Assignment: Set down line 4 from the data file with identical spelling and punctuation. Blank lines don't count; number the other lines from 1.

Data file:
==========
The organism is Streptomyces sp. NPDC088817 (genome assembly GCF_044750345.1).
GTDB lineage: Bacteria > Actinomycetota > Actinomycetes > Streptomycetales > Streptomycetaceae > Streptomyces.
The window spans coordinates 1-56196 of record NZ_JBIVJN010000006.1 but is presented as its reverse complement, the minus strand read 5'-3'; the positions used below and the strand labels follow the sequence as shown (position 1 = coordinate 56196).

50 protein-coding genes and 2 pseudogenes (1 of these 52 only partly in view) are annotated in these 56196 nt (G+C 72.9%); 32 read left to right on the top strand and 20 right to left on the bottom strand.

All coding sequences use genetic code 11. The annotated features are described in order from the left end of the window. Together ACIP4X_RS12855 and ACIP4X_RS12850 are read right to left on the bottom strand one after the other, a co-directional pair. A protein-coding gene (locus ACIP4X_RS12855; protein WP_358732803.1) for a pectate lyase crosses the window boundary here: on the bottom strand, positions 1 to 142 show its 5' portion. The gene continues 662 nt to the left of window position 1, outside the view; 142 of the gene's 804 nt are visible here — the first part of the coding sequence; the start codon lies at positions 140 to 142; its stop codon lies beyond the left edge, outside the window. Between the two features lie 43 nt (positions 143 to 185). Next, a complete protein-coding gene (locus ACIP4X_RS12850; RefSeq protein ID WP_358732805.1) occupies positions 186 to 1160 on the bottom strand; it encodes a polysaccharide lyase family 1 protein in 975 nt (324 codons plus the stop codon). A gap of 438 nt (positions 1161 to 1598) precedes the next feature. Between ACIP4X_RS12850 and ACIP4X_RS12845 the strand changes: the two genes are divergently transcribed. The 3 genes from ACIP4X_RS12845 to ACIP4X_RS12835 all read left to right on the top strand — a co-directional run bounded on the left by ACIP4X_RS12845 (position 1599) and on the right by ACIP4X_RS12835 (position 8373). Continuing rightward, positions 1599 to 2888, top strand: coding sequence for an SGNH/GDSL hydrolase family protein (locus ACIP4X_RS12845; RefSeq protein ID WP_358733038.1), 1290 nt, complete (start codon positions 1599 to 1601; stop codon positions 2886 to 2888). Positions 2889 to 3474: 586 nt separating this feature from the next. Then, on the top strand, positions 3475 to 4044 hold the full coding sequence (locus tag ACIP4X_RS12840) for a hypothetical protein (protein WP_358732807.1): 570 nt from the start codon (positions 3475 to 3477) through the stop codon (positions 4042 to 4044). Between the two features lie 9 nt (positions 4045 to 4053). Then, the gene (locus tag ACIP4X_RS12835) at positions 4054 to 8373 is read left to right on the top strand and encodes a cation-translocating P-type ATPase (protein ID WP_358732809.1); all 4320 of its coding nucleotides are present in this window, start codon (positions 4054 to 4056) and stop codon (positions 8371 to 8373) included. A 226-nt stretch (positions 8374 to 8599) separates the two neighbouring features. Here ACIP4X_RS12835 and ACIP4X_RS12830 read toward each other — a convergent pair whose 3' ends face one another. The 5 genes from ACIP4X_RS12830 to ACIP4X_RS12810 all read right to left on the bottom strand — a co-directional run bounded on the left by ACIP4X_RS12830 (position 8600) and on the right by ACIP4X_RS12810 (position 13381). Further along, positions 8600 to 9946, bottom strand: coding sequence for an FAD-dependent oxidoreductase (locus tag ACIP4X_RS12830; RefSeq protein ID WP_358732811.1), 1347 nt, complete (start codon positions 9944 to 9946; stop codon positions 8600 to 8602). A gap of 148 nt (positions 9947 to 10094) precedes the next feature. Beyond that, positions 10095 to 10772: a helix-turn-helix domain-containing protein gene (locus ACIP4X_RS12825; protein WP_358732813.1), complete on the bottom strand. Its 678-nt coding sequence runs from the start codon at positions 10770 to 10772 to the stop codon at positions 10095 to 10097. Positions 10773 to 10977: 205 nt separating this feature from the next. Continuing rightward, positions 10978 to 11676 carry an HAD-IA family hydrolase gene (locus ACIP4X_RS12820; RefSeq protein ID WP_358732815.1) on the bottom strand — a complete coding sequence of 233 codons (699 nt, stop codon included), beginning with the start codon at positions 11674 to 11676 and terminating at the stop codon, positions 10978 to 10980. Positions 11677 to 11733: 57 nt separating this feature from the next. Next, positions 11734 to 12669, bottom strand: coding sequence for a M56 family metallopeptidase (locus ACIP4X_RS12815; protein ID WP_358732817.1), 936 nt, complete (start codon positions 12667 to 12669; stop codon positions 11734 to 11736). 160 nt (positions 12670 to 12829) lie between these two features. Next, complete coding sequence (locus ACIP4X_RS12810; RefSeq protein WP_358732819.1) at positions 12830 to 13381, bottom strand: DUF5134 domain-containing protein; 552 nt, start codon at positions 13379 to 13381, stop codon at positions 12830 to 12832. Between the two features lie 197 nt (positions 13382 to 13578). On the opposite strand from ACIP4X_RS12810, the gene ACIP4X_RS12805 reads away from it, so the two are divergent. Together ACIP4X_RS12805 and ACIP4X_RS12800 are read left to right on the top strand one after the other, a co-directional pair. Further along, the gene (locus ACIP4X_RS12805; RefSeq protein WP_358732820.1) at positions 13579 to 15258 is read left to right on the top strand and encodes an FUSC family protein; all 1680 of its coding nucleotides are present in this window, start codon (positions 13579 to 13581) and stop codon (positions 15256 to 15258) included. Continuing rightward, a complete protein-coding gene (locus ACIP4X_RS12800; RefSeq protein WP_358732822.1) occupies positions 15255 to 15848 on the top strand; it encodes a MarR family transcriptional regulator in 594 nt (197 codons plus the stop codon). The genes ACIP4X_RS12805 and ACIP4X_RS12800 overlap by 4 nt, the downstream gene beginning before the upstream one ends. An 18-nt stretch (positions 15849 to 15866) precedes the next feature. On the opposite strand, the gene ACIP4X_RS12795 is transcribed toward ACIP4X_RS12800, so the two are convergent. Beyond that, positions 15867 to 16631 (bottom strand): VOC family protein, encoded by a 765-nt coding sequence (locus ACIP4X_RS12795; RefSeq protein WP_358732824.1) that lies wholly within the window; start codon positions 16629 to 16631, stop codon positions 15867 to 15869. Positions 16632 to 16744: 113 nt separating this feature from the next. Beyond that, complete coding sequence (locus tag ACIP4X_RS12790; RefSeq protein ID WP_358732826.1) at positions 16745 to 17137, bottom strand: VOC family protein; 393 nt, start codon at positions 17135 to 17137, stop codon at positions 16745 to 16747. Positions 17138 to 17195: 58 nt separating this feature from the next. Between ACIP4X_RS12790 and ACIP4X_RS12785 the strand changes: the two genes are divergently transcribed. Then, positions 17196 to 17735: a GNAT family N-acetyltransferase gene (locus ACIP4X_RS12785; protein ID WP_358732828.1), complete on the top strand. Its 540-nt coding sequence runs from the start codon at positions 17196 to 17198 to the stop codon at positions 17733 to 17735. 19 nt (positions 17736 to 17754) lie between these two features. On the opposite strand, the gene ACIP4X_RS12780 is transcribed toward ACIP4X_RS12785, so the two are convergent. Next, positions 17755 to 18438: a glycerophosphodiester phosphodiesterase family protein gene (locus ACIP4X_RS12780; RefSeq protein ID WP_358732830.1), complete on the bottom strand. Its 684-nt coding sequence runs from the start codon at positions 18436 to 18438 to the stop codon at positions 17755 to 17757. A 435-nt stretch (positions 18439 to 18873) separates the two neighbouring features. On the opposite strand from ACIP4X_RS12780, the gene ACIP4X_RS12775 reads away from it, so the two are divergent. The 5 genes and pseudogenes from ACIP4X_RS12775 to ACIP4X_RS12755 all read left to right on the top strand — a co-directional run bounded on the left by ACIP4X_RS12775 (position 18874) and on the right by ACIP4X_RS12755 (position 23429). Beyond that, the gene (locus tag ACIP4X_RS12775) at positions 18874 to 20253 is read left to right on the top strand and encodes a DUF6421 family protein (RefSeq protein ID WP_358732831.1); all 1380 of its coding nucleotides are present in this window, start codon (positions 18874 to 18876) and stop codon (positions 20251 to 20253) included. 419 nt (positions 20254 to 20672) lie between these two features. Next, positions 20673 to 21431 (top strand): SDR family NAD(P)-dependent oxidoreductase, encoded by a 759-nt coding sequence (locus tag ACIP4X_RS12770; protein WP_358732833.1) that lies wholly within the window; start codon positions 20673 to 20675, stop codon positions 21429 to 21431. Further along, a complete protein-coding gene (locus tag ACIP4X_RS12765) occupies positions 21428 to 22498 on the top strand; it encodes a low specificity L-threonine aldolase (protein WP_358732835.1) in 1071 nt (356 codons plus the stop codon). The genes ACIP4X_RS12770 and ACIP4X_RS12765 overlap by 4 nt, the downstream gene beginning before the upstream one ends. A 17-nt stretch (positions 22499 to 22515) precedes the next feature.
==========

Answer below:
50 protein-coding genes and 2 pseudogenes (1 of these 52 only partly in view) are annotated in these 56196 nt (G+C 72.9%); 32 read left to right on the top strand and 20 right to left on the bottom strand.